Getting ideas from your employees isn’t even half the battle.
I recently spoke with a consultant who, prior to venturing out on his own, previously worked inside two internet giants over the past couple decades. During our discussion of his work and our idea management software, he touched on his experiences with idea collection and innovation programs.
His main piece of feedback was that at those organizations, management made an effort to solicit ideas and they were shared. But after that, they “went into a black hole” never to be seen or heard from again.
Getting ideas from your employees is easy. But even if you get hundreds of ideas, then what? No one wants to be ignored, but you can’t act on everything.
The following five steps all present opportunities to update or involve your employees in the progress of their ideas.
Getting support from co-workers is great, but hearing from management is even better. Whether an idea is shared in a suggestion box, brainstorming meeting, idea board, or through idea management software, take some time to leave feedback (both positive and constructive) and give your employees the chance to collaborate and leave feedback for each other too.
Examining the feasibility or potential of an idea is a must, no matter its scope. Researching market trends, building case-studies, and checking out competitors helps to validate the likelihood of development. This can be done by the employee too, and presents a great opportunity for them to play a larger role in getting their idea off the ground.
If an idea looks like it has potential, let the employee know, and see to what extent they want to be involved. Things like validation through customer interviews, landing pages, or surveys are essential – and actions that can also be done by the employee. They just need your support, some resources, and time to get deeper perspectives on the potential of their idea.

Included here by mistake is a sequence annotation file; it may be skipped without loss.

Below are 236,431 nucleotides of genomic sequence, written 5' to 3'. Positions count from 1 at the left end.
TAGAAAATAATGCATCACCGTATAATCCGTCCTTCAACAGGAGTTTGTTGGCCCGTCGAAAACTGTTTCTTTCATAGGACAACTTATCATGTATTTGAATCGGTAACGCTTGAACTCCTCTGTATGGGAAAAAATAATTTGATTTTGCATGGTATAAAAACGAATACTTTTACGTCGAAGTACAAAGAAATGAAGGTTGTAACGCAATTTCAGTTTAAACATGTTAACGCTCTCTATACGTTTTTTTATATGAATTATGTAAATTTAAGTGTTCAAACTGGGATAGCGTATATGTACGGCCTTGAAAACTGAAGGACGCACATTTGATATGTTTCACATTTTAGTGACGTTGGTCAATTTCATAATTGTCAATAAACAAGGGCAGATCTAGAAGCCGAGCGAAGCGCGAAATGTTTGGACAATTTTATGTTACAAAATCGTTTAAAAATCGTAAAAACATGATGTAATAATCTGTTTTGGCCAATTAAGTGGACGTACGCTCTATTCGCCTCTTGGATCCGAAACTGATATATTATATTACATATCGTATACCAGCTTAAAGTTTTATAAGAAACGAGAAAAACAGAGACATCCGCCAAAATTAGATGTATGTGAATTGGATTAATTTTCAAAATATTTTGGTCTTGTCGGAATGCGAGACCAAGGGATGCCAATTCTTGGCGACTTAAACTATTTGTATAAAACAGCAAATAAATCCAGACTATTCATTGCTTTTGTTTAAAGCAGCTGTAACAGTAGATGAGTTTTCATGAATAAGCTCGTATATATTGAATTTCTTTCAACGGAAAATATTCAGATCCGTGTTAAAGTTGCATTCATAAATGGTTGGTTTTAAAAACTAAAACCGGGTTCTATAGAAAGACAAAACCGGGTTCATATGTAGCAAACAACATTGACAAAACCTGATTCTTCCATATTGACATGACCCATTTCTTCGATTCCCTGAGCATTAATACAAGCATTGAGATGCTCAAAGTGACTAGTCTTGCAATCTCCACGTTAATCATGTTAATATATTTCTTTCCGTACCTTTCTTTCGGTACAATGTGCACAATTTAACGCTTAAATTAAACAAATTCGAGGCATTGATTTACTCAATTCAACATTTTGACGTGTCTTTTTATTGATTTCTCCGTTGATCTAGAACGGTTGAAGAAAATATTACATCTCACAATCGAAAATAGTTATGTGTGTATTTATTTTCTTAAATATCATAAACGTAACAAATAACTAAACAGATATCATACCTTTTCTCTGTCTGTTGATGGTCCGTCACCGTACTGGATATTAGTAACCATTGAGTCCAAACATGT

Nothing says “Black Hole” like sharing a great idea and it never coming to life. Drawing up a mock-up or creating an MVP/prototype are crucial, tactical steps for turning an idea into a real-life improvement or product. While this usually constitutes a hand-off to R&D or engineering, with a product innovation framework and proper planning, it is yet another opportunity for employees to play a role in bringing their thoughts to life.
While not every idea from your employees is worthy of action or implementation, failure to bring any ideas to life will kill the motivation of your employees to share their feedback. For those being implemented, communicating your plans and, again, involving employees in a managerial or developmental role during the implementation process proves you’re listening and serious about employee-driven innovation.
Avoid employee ideas entering a “black hole” by focusing on communication and opportunities for those employees to participate in getting their ideas off the ground.
For high potential ideas, have a plan in place to follow the steps above. For ideas that still need a little work, don’t avoid them. Provide feedback and encouragement to your employees for future ideas.
Overall, communication (and action when appropriate) is crucial to keeping your employees engaged, learning, and submitting ideas to improve your organization.